Immigration refers to the permanent resettlement of an individual from one country to another, either with legal authorization or without. Travel refers to shorter stays that are intended to be temporary. Both immigration and travel are subject to a variety of restrictions in countries throughout the world, and immigration has often been a source of social and political controversy. The government's ability to restrict entry is rooted in the core principle of national sovereignty that every nation has a basic right to protect itself by controlling its borders.
Among the long-standing grounds of inadmissibility have been health-related reasons, along with disfavored political views, affiliations with terrorist organizations, involvement in international political conflicts, convictions for certain types of crimes, and personal characteristics such as sexual orientation. In the United States, a federal law, known as the Immigration and Nationality Act (INA), sets the terms for who may be admitted and lists several of these grounds.
Since 1987, the United States has banned noncitizens with HIV from entering the country without a special waiver. Regardless of HIV status, every person who is not a U.S. citizen must establish that he or she is admissible to receive official permission, by a visa or otherwise, to enter the United States for any length of time. Few issues in U.S. immigration law have caused as much controversy as this exclusion. The reasons behind it are complex, reflecting ignorance and bias about HIV together with insular instincts that long have shaped the entire body of U.S. immigration law.
The key ground of inadmissibility for people with HIV is found in one provision of the INA, as amended, that requires exclusion of any noncitizen who is determined to have a "communicable disease of public health significance." The law specifies that HIV is such a disease, rendering any noncitizen with HIV inadmissible, absent an official waiver of the ground of inadmissibility. Since 1987, when HIV was added to the exclusion list, the U.S. government has mandated HIV testing of all applicants for immigrant visas, refugee status, legalization, and adjustment of status. Although those seeking nonimmigrant visas, such as visitors' visas, were not subject to mandatory testing, the government has been permitted to test if it suspects that a nonimmigrant is infected.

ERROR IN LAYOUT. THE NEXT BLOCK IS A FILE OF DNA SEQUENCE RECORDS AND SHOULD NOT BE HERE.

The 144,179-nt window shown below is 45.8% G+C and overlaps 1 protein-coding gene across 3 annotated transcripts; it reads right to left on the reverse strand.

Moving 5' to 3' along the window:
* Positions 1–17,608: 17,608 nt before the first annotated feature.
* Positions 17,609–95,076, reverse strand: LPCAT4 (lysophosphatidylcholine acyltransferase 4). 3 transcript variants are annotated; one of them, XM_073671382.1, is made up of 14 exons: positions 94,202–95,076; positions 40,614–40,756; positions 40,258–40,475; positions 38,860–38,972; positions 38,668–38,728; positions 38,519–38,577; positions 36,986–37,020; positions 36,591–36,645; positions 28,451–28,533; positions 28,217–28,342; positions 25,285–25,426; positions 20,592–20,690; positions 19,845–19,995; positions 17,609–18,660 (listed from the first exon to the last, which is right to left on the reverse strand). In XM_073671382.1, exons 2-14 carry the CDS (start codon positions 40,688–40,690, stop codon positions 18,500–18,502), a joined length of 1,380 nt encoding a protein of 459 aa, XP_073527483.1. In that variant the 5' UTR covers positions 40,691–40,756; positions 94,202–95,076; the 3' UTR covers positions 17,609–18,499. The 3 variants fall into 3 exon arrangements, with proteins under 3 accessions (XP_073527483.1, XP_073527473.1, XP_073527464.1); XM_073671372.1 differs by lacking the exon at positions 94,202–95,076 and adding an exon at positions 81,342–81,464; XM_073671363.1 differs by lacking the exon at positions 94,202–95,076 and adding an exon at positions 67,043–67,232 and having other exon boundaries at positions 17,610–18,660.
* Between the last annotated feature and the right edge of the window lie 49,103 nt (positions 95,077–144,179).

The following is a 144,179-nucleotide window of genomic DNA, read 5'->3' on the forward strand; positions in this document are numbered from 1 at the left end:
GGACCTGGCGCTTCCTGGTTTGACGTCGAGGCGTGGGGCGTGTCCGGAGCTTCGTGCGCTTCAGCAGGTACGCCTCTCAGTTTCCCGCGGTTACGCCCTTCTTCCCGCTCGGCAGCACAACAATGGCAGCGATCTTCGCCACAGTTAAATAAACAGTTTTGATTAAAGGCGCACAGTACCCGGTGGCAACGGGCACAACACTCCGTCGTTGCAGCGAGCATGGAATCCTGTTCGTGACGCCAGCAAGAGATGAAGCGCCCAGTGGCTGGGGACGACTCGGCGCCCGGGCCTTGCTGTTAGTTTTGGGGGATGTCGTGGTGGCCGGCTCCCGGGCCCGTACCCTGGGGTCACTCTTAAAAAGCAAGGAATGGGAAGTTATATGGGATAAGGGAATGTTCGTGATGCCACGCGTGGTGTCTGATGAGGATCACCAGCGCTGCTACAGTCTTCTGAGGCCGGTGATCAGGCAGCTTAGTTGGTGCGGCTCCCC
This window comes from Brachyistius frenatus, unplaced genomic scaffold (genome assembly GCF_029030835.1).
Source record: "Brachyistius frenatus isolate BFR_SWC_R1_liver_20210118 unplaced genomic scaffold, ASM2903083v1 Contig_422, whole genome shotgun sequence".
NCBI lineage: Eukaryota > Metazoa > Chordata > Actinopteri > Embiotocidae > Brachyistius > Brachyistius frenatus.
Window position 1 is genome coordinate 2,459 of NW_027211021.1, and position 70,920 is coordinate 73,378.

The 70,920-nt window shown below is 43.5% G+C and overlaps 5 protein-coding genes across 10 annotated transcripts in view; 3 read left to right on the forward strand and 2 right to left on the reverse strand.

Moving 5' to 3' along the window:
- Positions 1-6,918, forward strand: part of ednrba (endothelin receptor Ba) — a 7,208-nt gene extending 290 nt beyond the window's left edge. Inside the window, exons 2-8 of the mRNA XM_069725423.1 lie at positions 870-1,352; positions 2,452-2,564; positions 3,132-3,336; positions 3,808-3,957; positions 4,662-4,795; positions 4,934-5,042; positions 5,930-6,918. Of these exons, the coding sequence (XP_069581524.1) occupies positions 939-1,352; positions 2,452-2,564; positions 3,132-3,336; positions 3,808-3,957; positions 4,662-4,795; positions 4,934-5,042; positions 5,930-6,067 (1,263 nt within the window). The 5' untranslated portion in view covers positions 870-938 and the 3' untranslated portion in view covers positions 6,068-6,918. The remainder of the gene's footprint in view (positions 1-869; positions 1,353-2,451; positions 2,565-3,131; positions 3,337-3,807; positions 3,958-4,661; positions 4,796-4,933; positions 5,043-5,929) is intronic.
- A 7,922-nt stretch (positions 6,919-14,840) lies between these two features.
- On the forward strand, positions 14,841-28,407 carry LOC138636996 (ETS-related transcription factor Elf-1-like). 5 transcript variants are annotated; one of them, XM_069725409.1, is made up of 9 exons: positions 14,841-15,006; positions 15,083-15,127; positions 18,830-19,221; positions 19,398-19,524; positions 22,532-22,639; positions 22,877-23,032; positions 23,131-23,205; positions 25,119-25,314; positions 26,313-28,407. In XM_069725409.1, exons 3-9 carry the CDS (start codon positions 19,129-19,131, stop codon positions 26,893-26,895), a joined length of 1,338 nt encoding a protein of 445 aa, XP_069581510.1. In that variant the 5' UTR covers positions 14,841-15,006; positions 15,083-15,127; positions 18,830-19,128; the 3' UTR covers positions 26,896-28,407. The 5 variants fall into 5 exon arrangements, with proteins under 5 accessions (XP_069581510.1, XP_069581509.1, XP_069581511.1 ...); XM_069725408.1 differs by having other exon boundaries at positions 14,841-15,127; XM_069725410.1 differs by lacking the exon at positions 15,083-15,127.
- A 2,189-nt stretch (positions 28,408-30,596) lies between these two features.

In 1989, the Immigration Naturalization Service (INS) detained Hans Paul Verhoef, a Dutch citizen who sought to enter the United States to attend an international AIDS conference. Subsequently, a wide range of international organizations, including the World Health Organization, as well as members of Congress and public interest groups condemned the HIV ban as irrational and without public health justification. Additionally, several international organizations announced a boycott of the Sixth International AIDS Conference, held in the United States in June 1990, to protest the U.S. policy. Defenders of the ban, however, urged that the public health would be endangered from the increased risk of HIV transmission by noncitizens and that the U.S. health care system could be bankrupted by the demands of noncitizens with AIDS. In response, the administration of President George Bush created a temporary, ten-day waiver for persons attending academic, professional, or scientific conferences, which did not require that applicants state first whether they are HIV-positive.